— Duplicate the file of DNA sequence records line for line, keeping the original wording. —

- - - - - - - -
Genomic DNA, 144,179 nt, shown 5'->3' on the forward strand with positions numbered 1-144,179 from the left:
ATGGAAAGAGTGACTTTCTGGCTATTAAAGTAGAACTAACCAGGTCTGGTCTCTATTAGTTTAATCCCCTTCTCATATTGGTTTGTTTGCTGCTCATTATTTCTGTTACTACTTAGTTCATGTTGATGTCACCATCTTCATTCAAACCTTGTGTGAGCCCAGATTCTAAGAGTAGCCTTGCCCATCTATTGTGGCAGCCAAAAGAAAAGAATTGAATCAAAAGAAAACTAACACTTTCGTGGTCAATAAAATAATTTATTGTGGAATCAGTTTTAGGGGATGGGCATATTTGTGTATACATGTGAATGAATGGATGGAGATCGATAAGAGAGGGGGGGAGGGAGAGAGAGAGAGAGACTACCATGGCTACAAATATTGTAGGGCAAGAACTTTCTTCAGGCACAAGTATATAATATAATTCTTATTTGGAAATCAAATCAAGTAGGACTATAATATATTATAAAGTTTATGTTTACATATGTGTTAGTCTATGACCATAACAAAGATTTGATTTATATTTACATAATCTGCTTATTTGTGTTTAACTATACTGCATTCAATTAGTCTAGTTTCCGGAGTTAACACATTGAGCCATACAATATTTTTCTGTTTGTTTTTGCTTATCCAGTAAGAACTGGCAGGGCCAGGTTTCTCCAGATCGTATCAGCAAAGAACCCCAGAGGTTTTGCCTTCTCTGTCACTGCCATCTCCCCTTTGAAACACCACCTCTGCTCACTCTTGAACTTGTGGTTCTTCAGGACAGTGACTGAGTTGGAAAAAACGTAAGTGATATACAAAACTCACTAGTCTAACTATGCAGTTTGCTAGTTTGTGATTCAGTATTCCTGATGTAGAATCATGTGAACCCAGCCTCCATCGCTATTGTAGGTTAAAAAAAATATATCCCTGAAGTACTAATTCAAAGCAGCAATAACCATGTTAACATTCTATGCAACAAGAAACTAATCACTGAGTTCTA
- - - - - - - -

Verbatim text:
Genomic DNA, 144,179 nt, shown 5'->3' on the forward strand with positions numbered 1-144,179 from the left:
ATGGAAAGAGTGACTTTCTGGCTATTAAAGTAGAACTAACCAGGTCTGGTCTCTATTAGTTTAATCCCCTTCTCATATTGGTTTGTTTGCTGCTCATTATTTCTGTTACTACTTAGTTCATGTTGATGTCACCATCTTCATTCAAACCTTGTGTGAGCCCAGATTCTAAGAGTAGCCTTGCCCATCTATTGTGGCAGCCAAAAGAAAAGAATTGAATCAAAAGAAAACTAACACTTTCGTGGTCAATAAAATAATTTATTGTGGAATCAGTTTTAGGGGATGGGCATATTTGTGTATACATGTGAATGAATGGATGGAGATCGATAAGAGAGGGGGGGAGGGAGAGAGAGAGAGAGACTACCATGGCTACAAATATTGTAGGGCAAGAACTTTCTTCAGGCACAAGTATATAATATAATTCTTATTTGGAAATCAAATCAAGTAGGACTATAATATATTATAAAGTTTATGTTTACATATGTGTTAGTCTATGACCATAACAAAGATTTGATTTATATTTACATAATCTGCTTATTTGTGTTTAACTATACTGCATTCAATTAGTCTAGTTTCCGGAGTTAACACATTGAGCCATACAATATTTTTCTGTTTGTTTTTGCTTATCCAGTAAGAACTGGCAGGGCCAGGTTTCTCCAGATCGTATCAGCAAAGAACCCCAGAGGTTTTGCCTTCTCTGTCACTGCCATCTCCCCTTTGAAACACCACCTCTGCTCACTCTTGAACTTGTGGTTCTTCAGGACAGTGACTGAGTTGGAAAAAACGTAAGTGATATACAAAACTCACTAGTCTAACTATGCAGTTTGCTAGTTTGTGATTCAGTATTCCTGATGTAGAATCATGTGAACCCAGCCTCCATCGCTATTGTAGGTTAAAAAAAATATATCCCTGAAGTACTAATTCAAAGCAGCAATAACCATGTTAACATTCTATGCAACAAGAAACTAATCACTGAGTTCTA